Many of us dream of heading to sunnier climes for the festive period. However, there are some spectacular locations where the idea of a white Christmas is a reality beyond your imagination. The concept of Christmas on the beach can seem appealing but, what if there were locations where you could truly live in the moment and take in the wonders of the world? If you have always dreamt of a Christmas escape away from the usual haunts, one of the five wilderness retreats below could be for you.
For a Nordic Christmas not only enveloped by the glow of fairy lights, but the northern lights too, head to the snowy alpine forests of Finland. Although the capital of Helsinki can provide a warm and welcoming Christmas, the depths of the forests offer complete tranquillity.
Temperatures in December drop well below freezing in the rural areas of Finland but the stretches of untouched snow awaken the Christmas spirit in even the most stubborn Scrooges. Many head straight to Finland’s north, Lapland, for obvious seasonal reasons. However, for peace and quiet, wilderness escapes such as Oulanka, Ruka, and Lake Inari cannot be rivalled. Imagine the beautiful pale winter sun shining amongst the trees as you indulge in reindeer sleigh rides, snowmobile treks, or ice fishing.
Visitors to rural Finland can opt for traditional wood cabins warmed by a blazing fire to spend their Christmas. However, Kakslauttanen is an artic resort like no other. After a day of husky sledding or skiing admire the crystal-clear night sky from your own toasty glass igloo. Guests can literally sleep under the aurora borealis.
Alaska: Bear Country and Incredible Landscapes
Epic. Jaw-dropping. Inspiring. There is no word powerful enough to describe magnificent Alaska. If you want a Christmas free of chaos but rich with wildlife and endless national parks, this is the ideal destination for you.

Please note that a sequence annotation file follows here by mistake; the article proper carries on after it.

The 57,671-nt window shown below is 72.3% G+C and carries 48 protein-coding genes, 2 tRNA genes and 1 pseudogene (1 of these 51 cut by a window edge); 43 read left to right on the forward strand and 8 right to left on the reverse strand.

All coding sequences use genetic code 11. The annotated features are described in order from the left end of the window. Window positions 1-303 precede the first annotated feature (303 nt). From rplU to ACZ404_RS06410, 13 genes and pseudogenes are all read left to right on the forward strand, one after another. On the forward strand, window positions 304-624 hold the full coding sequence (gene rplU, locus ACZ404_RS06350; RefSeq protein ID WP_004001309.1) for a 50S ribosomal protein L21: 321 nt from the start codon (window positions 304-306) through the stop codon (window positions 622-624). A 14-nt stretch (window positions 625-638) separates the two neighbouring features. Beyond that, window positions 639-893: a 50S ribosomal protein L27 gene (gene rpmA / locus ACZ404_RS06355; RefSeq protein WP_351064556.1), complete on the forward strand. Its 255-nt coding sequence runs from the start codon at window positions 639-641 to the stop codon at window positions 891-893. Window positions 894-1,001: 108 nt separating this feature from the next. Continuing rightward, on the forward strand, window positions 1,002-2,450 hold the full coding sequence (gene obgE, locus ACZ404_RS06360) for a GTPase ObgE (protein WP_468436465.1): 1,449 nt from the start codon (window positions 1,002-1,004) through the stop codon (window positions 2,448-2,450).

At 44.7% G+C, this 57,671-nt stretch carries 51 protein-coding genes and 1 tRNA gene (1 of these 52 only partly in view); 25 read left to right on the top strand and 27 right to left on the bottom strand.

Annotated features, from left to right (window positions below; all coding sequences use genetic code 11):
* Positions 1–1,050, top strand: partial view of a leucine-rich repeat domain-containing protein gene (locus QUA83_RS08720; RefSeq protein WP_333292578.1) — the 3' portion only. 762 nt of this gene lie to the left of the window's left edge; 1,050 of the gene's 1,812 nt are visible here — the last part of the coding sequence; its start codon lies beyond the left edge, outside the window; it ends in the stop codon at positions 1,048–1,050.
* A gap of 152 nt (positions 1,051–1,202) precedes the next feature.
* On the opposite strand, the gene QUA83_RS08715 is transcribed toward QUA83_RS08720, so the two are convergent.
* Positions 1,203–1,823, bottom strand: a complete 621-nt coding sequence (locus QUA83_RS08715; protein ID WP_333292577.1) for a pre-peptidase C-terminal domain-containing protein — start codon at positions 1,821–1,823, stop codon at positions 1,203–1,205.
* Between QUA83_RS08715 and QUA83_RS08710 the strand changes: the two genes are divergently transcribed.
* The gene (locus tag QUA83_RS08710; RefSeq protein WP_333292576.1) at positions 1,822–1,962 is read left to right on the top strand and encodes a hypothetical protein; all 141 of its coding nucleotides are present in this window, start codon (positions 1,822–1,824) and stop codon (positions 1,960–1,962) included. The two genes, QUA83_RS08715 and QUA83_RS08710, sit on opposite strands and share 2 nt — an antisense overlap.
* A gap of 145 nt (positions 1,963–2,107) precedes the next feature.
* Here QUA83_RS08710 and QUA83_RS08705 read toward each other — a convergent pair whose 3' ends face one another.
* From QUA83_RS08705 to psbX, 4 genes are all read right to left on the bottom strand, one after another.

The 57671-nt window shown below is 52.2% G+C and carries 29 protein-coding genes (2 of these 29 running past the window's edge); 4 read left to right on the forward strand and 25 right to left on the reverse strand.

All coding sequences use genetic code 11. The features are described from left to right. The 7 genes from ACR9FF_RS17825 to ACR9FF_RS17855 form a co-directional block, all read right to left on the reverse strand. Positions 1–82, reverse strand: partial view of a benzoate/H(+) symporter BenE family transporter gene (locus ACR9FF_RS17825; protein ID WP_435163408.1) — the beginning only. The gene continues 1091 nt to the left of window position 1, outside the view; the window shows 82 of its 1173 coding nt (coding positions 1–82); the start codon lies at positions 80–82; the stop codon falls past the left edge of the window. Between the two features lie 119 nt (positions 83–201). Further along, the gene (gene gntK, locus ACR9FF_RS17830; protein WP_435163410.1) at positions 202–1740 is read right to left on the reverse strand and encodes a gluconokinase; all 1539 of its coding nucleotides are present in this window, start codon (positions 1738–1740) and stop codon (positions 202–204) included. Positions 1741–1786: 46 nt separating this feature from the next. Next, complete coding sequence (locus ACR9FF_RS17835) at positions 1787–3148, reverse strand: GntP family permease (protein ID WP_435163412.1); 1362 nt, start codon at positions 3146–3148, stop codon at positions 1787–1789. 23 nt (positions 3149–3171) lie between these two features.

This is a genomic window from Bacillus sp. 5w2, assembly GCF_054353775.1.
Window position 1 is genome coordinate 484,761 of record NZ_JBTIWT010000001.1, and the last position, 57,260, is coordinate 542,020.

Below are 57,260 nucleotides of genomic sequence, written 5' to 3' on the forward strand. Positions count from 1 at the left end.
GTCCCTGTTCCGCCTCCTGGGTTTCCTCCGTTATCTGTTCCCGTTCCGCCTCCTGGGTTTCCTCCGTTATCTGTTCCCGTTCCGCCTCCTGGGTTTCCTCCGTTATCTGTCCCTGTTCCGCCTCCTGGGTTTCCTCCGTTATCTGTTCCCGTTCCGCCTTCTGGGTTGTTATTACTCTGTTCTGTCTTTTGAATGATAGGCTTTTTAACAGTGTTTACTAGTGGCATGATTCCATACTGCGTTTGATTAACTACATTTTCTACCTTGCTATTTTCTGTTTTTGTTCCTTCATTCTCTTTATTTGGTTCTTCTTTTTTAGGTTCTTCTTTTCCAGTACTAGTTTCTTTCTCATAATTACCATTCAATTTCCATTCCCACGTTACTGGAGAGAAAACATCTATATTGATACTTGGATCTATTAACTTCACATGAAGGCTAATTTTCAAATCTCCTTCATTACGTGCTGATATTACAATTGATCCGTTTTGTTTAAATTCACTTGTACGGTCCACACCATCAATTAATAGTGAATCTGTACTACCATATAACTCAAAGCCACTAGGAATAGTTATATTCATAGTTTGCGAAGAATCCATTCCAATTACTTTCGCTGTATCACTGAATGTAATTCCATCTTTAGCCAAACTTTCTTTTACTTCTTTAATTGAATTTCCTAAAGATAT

Whether taking to the land or sea, wildlife lovers will be spoilt in Alaska. The Final Frontier is on the bucket list for most adventurers and with views of the ocean only disturbed by the likes of endangered whales, bald eagles, or polar bears gracing the shoreline, it is not hard to understand why.
Katmai and Denali National Parks are home to moose, caribou and bison. However, when hiking through the wilderness, you may not only be met with timid herbivores. Alaska is bear country. Home to 98% of the entire USA’s brown bear population, and with the smaller black bear also in residence, it is best for visitors to go on guided hikes throughout the regions.
If you and your loved ones want to escape the commercial Christmas circuit in the future, the beautiful Alaskan landscapes are second to none.
Until you spot it on a map, many forget that Svalbard exists. Located in the Arctic Ocean, Svalbard is a Norwegian Archipelago between mainland Norway and the North Pole. Temperatures in the Svalbard Islands peak at around 6°C in the summer which is also the season that brings the midnight sun; twenty-four hour days of sunlight.